Welcome!

This blog has moved to my new art/creativity site (Mouse House BLOG). The new blog is also about getting you connected with nature for creative expression, along with my art, workshops, and my personal journey.

Please feel free to explore past posts here, some of which will re-appear for encore showings in Mouse House. Let nature be your muse...

Thank you for visiting Your Nature, and if you like what you read here, be sure to follow my blog at its new home, to continue to receive creative fun and inspiration in your mailbox!

Thursday, August 25, 2011

Nature Evolving ;)

Unknown

As some of you may or may not know already, I maintain/write three blogs and a website along with keeping myself busy utilizing other sources of social media and networking like Facebook, Twitter, and my MeetUp group (Let Nature Be Your Muse)--just a few of the sites I touch base with on a daily basis in order to maintain an online presence for the work I love to do.

I soon found myself muddled down in a quagmire, a need for transition. I have been wanting to streamline my efforts for a more focused presence. I wanted to create more time for keeping up with and pursuing important creative goals I've set for myself. In order to do this more productively, it's time I've combined my efforts and said good-bye to certain "hats."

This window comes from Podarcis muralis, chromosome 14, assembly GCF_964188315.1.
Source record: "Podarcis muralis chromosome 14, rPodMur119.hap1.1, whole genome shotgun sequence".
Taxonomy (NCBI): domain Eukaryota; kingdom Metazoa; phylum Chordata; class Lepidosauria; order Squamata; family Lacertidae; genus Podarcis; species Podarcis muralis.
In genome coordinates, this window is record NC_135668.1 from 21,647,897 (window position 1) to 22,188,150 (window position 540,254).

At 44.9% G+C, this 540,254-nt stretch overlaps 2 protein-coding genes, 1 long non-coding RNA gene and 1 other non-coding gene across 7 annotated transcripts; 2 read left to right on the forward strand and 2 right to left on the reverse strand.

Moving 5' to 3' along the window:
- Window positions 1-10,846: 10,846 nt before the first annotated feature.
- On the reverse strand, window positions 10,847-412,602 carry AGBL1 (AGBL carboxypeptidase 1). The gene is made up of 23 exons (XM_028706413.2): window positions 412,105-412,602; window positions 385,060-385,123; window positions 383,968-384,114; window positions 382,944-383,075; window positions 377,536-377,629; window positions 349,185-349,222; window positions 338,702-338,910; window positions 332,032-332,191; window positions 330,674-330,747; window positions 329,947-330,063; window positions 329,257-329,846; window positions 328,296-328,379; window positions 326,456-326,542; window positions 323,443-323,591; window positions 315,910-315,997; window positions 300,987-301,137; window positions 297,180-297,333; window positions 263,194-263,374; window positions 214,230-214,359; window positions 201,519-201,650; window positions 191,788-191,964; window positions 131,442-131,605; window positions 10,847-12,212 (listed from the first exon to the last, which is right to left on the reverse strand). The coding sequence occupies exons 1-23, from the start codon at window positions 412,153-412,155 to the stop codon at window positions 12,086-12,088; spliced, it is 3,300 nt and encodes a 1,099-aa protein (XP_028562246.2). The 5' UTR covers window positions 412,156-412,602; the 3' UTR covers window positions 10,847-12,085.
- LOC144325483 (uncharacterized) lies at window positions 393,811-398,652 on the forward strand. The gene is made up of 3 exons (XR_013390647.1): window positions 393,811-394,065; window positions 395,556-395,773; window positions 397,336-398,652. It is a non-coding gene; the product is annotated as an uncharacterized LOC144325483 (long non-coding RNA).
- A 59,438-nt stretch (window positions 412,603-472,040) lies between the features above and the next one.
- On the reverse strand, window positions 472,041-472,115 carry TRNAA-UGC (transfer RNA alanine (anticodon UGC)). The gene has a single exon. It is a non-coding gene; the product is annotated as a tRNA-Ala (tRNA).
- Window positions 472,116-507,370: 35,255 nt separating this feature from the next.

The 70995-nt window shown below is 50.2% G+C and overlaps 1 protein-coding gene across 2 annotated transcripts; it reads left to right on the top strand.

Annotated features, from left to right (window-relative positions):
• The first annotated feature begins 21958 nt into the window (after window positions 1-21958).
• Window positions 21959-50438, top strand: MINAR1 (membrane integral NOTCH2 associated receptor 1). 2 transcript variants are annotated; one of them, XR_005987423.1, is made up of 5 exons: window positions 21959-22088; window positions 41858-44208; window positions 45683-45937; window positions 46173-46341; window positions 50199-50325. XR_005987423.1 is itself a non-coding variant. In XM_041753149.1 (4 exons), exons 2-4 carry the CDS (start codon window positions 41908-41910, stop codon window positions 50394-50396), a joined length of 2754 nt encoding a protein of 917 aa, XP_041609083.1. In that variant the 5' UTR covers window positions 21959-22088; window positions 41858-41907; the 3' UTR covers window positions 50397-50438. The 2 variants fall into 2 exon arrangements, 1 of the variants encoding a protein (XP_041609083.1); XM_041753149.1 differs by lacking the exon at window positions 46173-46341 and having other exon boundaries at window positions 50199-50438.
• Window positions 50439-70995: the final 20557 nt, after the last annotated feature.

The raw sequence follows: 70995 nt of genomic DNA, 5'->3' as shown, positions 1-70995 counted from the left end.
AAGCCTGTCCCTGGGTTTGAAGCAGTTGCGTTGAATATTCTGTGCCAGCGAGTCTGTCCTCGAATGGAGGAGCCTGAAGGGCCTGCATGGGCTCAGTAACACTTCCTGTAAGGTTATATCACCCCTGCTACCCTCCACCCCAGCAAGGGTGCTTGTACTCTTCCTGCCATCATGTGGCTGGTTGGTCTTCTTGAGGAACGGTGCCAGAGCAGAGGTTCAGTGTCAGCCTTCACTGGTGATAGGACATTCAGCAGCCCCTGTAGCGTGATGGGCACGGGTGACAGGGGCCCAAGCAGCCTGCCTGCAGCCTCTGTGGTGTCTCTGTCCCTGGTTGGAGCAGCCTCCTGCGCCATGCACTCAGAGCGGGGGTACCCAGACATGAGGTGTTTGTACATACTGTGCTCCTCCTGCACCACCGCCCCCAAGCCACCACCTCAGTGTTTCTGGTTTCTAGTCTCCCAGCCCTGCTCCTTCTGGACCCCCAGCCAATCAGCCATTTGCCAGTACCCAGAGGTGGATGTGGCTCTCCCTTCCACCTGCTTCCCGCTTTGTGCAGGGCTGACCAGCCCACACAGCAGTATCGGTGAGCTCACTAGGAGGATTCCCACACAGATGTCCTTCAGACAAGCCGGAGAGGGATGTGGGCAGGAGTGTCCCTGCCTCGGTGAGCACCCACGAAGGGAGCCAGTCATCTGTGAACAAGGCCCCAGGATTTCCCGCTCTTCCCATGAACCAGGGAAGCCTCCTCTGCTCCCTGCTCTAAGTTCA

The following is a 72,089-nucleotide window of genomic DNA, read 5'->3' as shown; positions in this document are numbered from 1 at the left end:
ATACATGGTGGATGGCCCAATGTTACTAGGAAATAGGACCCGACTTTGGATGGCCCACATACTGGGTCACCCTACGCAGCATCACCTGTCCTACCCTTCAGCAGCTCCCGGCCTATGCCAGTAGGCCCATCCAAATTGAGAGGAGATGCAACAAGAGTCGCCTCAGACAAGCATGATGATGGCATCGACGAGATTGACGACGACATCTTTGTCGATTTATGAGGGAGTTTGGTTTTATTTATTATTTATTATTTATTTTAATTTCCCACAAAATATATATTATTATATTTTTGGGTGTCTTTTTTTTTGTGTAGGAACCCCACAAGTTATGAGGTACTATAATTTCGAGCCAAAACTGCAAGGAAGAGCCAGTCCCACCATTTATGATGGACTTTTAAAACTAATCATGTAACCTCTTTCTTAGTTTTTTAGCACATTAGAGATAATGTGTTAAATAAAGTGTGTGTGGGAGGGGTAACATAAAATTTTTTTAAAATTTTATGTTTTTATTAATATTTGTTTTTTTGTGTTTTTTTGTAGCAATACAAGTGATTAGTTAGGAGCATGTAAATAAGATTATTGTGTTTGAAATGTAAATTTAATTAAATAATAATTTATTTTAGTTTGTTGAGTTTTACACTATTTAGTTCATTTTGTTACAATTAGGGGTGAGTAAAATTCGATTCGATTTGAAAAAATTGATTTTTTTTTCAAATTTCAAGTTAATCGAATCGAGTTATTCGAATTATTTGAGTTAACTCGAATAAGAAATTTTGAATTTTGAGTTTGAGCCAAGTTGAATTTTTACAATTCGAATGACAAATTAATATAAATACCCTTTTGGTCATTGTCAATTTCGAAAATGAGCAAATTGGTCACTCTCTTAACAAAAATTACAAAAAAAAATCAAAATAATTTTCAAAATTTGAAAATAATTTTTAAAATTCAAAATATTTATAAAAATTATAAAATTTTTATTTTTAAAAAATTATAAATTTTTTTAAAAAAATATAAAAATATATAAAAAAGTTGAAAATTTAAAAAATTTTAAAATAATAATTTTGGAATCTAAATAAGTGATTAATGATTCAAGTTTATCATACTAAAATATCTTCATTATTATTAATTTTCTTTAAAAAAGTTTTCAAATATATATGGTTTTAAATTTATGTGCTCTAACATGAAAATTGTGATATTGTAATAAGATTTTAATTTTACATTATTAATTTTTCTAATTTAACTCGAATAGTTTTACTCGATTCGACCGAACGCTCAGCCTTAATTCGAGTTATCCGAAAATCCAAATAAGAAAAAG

Taking this step has been difficult for me. It was energy and time tempered with fear-based and insecurity-based procrastination. I kept feeling like I wasn't handling things or failing at my work. It was a long nap in limbo and overwhelm. But after ohhhhh, say nearly a YEAR of letting this paralyze me from taking the leap, I'm ready. Let's face it, I get annoyed with inaction and now opportunities are presenting themselves.

Turns out it's not such a huge leap so much as a little hop now.

That's where exciting changes come in to play! Along with a revamped website to highlight my creativity workshops (re-launching in 3 weeks), I will be breathing life into my Mouse House ART blog by integrating all of these wonderful creativity exercises and insights inspired by nature that I share here. I will eventually be phasing out this blog altogether. I find it quite appropriate to combine the two resources because these are ideas and expressions that inspire me and turn up in my own work that I share already--and will continue to do so.

I will continue to keep things personal, definitely continue to share my art, along with creativity exercises to get each of our creative juices flowing. You'll also get a variety of prompts to add to your creative stash plus updates on my upcoming workshops! My goal is to make Mouse House ART a valuable resource to you, and with more interaction through these changes.

So...I hope you will embrace this change with me and enjoy what I share with you, and hopefully we will get to know each other a little better too :) And if you’ve enjoyed the information and exercises I’ve presented on this blog, PLEASE be sure to take a moment and follow Mouse House ART to continue to receive nature-inspired morsels designed to keep your creative energy flowing!

Thank you for your continued support, I hope to hear from you over at Mouse House.

“There is no set path, just follow your heart.” ~Unknown
 
 


Wednesday, July 20, 2011

Pop-Up Poetry

I recently led a Pop-Up Poetry workshop at one of my favorite nature spots, the Whitewater Preserve. Planted in a lush canyon, surrounded on both sides by a high-walled canyon we fine-tuned our observation skills and enjoyed a word gathering walk, writing poetry, and applying alternative sources of inspiration for writing poetry--just through paying attention to our surroundings in nature and allowing poety to "pop up" around us.